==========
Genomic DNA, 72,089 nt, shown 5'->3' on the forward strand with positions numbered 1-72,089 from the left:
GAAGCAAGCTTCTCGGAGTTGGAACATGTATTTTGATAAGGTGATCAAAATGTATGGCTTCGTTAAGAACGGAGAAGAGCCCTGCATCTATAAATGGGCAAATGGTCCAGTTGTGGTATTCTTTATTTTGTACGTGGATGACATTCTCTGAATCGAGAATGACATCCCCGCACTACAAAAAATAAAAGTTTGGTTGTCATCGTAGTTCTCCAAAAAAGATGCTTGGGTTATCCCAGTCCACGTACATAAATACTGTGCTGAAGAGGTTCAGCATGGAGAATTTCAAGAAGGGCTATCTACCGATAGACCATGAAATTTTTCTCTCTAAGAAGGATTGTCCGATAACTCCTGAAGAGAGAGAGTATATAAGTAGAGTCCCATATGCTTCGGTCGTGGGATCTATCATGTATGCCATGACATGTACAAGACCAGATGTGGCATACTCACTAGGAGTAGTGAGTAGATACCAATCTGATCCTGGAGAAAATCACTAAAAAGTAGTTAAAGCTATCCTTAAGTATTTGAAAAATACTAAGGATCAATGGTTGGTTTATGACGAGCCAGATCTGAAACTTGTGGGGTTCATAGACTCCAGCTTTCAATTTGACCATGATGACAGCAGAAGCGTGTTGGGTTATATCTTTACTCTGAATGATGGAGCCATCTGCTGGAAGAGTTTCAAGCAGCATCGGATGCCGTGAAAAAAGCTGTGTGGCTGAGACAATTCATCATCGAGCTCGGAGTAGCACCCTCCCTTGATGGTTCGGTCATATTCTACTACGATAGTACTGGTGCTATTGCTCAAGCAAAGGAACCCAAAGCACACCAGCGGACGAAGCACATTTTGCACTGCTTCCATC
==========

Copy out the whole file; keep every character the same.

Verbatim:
Genomic DNA, 72,089 nt, shown 5'->3' on the forward strand with positions numbered 1-72,089 from the left:
GAAGCAAGCTTCTCGGAGTTGGAACATGTATTTTGATAAGGTGATCAAAATGTATGGCTTCGTTAAGAACGGAGAAGAGCCCTGCATCTATAAATGGGCAAATGGTCCAGTTGTGGTATTCTTTATTTTGTACGTGGATGACATTCTCTGAATCGAGAATGACATCCCCGCACTACAAAAAATAAAAGTTTGGTTGTCATCGTAGTTCTCCAAAAAAGATGCTTGGGTTATCCCAGTCCACGTACATAAATACTGTGCTGAAGAGGTTCAGCATGGAGAATTTCAAGAAGGGCTATCTACCGATAGACCATGAAATTTTTCTCTCTAAGAAGGATTGTCCGATAACTCCTGAAGAGAGAGAGTATATAAGTAGAGTCCCATATGCTTCGGTCGTGGGATCTATCATGTATGCCATGACATGTACAAGACCAGATGTGGCATACTCACTAGGAGTAGTGAGTAGATACCAATCTGATCCTGGAGAAAATCACTAAAAAGTAGTTAAAGCTATCCTTAAGTATTTGAAAAATACTAAGGATCAATGGTTGGTTTATGACGAGCCAGATCTGAAACTTGTGGGGTTCATAGACTCCAGCTTTCAATTTGACCATGATGACAGCAGAAGCGTGTTGGGTTATATCTTTACTCTGAATGATGGAGCCATCTGCTGGAAGAGTTTCAAGCAGCATCGGATGCCGTGAAAAAAGCTGTGTGGCTGAGACAATTCATCATCGAGCTCGGAGTAGCACCCTCCCTTGATGGTTCGGTCATATTCTACTACGATAGTACTGGTGCTATTGCTCAAGCAAAGGAACCCAAAGCACACCAGCGGACGAAGCACATTTTGCACTGCTTCCATC